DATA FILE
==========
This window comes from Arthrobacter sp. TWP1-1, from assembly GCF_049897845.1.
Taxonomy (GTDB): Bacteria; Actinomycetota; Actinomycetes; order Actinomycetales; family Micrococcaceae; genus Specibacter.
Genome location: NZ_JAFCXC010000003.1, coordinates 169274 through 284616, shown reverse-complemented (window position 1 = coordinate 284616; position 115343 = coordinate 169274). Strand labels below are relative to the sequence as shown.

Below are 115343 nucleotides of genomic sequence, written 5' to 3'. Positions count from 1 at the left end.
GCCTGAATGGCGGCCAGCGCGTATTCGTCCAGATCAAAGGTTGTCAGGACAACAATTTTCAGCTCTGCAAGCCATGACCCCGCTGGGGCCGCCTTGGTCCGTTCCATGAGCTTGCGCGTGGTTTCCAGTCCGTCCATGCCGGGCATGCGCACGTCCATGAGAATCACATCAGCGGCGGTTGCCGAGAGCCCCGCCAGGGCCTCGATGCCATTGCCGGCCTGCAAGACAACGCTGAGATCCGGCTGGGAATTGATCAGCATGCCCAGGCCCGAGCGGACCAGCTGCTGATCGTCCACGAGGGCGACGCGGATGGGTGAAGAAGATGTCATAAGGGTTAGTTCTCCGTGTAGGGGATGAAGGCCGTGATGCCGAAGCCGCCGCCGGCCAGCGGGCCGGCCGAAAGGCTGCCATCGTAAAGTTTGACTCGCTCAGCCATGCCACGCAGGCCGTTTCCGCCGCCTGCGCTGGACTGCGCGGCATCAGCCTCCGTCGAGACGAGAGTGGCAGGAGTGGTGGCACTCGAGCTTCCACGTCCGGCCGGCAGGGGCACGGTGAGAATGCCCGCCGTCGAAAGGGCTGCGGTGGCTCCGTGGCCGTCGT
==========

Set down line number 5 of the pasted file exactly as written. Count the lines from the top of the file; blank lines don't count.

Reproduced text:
GCCTGAATGGCGGCCAGCGCGTATTCGTCCAGATCAAAGGTTGTCAGGACAACAATTTTCAGCTCTGCAAGCCATGACCCCGCTGGGGCCGCCTTGGTCCGTTCCATGAGCTTGCGCGTGGTTTCCAGTCCGTCCATGCCGGGCATGCGCACGTCCATGAGAATCACATCAGCGGCGGTTGCCGAGAGCCCCGCCAGGGCCTCGATGCCATTGCCGGCCTGCAAGACAACGCTGAGATCCGGCTGGGAATTGATCAGCATGCCCAGGCCCGAGCGGACCAGCTGCTGATCGTCCACGAGGGCGACGCGGATGGGTGAAGAAGATGTCATAAGGGTTAGTTCTCCGTGTAGGGGATGAAGGCCGTGATGCCGAAGCCGCCGCCGGCCAGCGGGCCGGCCGAAAGGCTGCCATCGTAAAGTTTGACTCGCTCAGCCATGCCACGCAGGCCGTTTCCGCCGCCTGCGCTGGACTGCGCGGCATCAGCCTCCGTCGAGACGAGAGTGGCAGGAGTGGTGGCACTCGAGCTTCCACGTCCGGCCGGCAGGGGCACGGTGAGAATGCCCGCCGTCGAAAGGGCTGCGGTGGCTCCGTGGCCGTCGT